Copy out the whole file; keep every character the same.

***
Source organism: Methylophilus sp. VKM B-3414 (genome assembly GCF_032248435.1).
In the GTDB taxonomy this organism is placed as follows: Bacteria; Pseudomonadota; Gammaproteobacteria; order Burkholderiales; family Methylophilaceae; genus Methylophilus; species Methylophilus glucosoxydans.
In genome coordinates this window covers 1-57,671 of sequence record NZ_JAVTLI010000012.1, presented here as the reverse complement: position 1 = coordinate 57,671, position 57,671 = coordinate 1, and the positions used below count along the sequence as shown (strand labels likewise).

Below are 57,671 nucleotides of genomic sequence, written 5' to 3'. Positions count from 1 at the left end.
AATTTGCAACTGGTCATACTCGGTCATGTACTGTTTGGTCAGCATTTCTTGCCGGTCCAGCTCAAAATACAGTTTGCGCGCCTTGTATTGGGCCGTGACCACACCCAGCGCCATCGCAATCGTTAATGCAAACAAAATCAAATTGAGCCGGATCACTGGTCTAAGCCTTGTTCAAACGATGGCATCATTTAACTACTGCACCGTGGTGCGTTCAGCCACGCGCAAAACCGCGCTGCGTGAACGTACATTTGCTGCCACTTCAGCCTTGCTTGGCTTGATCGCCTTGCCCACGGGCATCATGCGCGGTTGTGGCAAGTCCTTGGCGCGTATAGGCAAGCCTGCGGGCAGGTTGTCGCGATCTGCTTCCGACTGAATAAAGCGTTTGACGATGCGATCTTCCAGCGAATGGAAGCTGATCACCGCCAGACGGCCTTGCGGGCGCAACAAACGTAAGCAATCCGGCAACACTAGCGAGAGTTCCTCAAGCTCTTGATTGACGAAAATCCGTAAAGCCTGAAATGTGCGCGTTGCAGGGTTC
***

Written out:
Source organism: Methylophilus sp. VKM B-3414 (genome assembly GCF_032248435.1).
In the GTDB taxonomy this organism is placed as follows: Bacteria; Pseudomonadota; Gammaproteobacteria; order Burkholderiales; family Methylophilaceae; genus Methylophilus; species Methylophilus glucosoxydans.
In genome coordinates this window covers 1-57,671 of sequence record NZ_JAVTLI010000012.1, presented here as the reverse complement: position 1 = coordinate 57,671, position 57,671 = coordinate 1, and the positions used below count along the sequence as shown (strand labels likewise).

Below are 57,671 nucleotides of genomic sequence, written 5' to 3'. Positions count from 1 at the left end.
AATTTGCAACTGGTCATACTCGGTCATGTACTGTTTGGTCAGCATTTCTTGCCGGTCCAGCTCAAAATACAGTTTGCGCGCCTTGTATTGGGCCGTGACCACACCCAGCGCCATCGCAATCGTTAATGCAAACAAAATCAAATTGAGCCGGATCACTGGTCTAAGCCTTGTTCAAACGATGGCATCATTTAACTACTGCACCGTGGTGCGTTCAGCCACGCGCAAAACCGCGCTGCGTGAACGTACATTTGCTGCCACTTCAGCCTTGCTTGGCTTGATCGCCTTGCCCACGGGCATCATGCGCGGTTGTGGCAAGTCCTTGGCGCGTATAGGCAAGCCTGCGGGCAGGTTGTCGCGATCTGCTTCCGACTGAATAAAGCGTTTGACGATGCGATCTTCCAGCGAATGGAAGCTGATCACCGCCAGACGGCCTTGCGGGCGCAACAAACGTAAGCAATCCGGCAACACTAGCGAGAGTTCCTCAAGCTCTTGATTGACGAAAATCCGTAAAGCCTGAAATGTGCGCGTTGCAGGGTTC